Ethereum Gas Fees
Most NFTs have notoriously expensive “gas fees” (transaction costs) due to being “minted” on an expensive network like Ethereum. This is a big problem with buying on OpenSea. You might end up spending $150 in transaction costs just to purchase a $100 NFT! This creates a significant barrier to entry for artists wanting to get started.
Other blockchains including Solana and Cardano have begun creating smart contract capabilities for NFT, but at a fraction of the cost. I expect to see a big shift away from Ethereum for NFT as a result of the exorbitant gas fees. Newer marketplaces such as Solanart, Solsea, and Polygon and Tokhun have been built on more affordable blockchains. Polygon is still built on Ethereum, but has lower gas fees due to being built on Layer Two.
Our parent company, dodl.es, is also working to create our own minting process in order to help artists affordably get their NFTs minted on the Cardano blockchain.
Buying Coins From An Exchange
After you know how much of which type of coin you need to cover the cost of your NFT and any gas fees, you must find an exchange to purchase or trade for those coins.
Setting up an account on an exchange is one of the more cumbersome tasks, taking 15-30 minutes, as these exchanges walk you through a number of security issues including scanning id car, taking your photo, selecting password and passphrase, and phone and email validation. Look for an exchange like Coinbase that has low transaction fees, easy interface and large variety of coins.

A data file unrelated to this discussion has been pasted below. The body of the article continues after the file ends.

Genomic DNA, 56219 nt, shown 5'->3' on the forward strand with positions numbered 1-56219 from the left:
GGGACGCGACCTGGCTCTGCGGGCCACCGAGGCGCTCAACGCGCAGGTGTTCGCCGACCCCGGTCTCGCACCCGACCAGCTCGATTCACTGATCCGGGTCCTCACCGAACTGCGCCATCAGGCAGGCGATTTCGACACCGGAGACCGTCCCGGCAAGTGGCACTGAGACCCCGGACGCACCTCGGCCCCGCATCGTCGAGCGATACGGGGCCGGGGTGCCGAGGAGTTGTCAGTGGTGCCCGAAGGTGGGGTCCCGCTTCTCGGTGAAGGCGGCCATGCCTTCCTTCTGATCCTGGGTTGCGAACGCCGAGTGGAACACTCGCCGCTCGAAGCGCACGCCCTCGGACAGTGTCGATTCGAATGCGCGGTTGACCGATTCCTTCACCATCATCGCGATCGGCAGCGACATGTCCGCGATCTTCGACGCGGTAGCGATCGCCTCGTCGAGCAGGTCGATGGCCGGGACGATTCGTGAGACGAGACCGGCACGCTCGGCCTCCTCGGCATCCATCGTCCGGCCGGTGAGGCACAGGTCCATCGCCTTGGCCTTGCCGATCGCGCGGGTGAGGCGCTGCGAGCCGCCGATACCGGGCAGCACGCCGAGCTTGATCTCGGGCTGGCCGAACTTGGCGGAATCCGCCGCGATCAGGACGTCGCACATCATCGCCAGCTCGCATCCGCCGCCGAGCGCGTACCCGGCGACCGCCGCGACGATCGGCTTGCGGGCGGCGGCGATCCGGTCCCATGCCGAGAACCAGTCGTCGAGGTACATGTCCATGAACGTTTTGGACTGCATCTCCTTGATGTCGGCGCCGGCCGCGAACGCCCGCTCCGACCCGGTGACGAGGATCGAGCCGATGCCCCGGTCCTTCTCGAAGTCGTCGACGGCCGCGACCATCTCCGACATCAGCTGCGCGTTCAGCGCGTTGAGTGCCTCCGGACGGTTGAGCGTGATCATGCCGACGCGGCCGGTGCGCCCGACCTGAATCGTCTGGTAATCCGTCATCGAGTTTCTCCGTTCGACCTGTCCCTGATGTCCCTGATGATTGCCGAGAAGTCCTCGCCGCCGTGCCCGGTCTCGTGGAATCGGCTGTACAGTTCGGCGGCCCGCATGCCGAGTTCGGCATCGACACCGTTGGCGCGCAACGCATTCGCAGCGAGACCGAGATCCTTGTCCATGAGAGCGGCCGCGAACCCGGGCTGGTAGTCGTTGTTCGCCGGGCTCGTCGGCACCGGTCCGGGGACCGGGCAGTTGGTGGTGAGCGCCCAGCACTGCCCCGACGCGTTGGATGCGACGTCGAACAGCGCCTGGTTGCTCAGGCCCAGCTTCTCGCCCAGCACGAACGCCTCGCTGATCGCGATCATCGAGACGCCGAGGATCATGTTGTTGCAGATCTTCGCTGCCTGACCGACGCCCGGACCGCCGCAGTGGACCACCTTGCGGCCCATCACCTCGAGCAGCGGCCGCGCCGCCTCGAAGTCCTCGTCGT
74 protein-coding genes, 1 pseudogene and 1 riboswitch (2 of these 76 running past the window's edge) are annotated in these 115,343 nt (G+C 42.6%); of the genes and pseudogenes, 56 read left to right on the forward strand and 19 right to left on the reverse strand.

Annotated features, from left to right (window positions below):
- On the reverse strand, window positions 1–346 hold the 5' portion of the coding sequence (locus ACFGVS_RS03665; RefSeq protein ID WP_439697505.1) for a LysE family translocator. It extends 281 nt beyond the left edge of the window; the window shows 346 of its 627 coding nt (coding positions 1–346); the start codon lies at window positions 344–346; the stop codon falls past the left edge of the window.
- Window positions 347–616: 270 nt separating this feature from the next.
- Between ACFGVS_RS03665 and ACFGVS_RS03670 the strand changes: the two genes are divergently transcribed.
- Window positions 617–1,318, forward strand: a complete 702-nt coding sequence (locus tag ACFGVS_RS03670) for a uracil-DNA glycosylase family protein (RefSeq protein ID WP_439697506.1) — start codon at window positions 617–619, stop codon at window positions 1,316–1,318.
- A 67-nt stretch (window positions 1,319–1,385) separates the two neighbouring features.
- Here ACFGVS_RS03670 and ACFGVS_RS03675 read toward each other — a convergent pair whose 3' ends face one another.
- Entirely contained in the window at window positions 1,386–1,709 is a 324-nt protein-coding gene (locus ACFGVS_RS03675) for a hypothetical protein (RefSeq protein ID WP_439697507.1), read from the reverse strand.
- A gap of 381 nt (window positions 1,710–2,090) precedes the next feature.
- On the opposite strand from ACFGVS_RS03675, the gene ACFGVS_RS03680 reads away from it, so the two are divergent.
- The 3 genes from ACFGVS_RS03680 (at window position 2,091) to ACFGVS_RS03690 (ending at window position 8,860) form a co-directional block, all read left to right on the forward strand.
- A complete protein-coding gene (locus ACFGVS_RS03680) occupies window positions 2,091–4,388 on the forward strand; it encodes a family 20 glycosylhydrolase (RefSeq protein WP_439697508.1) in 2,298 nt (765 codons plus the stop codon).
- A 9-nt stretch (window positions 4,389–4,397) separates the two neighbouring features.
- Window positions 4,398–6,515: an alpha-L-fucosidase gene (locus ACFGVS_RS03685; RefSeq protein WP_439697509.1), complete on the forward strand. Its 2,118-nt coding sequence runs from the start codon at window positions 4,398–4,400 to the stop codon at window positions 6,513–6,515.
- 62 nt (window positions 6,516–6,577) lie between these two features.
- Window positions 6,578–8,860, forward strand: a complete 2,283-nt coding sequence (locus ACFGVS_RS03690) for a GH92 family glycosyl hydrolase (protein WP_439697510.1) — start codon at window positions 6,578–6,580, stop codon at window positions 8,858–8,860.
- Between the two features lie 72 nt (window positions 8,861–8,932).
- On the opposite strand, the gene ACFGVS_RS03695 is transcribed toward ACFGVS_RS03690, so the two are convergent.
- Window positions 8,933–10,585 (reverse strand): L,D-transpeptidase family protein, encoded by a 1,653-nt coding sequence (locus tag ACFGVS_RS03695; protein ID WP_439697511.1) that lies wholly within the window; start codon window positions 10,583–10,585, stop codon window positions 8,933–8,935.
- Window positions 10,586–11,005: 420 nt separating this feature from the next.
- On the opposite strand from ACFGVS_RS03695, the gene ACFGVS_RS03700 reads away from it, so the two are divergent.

Join Coinbase and receive $10 in Bitcoin
Storing your coins and NFTs on your exchange is not really ideal as it kind of defeats the protections of the blockchains by remaining centralized, and these accounts are not likely to offer the same flexibility and perks and security as wallets.
You can think of a wallet as an online bank account to store NFTs and coins. These wallets are tied to specific coin types, so you will find yourself acquiring a few wallets as usage increases. Some wallets like Meta Mask and Coinbase Wallet support multiple types of coins. Wallets can be downloaded as a browser extensions, mobile apps or even a physical hard drive that you can disconnect.
The most popular NFT wallet right now is Meta Mask, as it works through your browser and easily connects to popular NFT marketplaces and Metaverse websites. Exodus supports a number of NFT types such as Cardano and Math Wallet is also popular and versatile, and Coinbase also has a wallet now.
If you want to invest in cryptocurrencies, pay attention to the interest yields and staking benefits of particular coins and wallets. For example, you can get interest payments that compound every few days based on 7.5% interest plus staking yields of another 12.5% for major coins at StakeCube.net.
Beware of phishing scams. Don’t just connect your wallet to any website. Some websites will entice you with offers for free NFT, but there are scammers that have been shown to steal NFTs by accessing your wallet.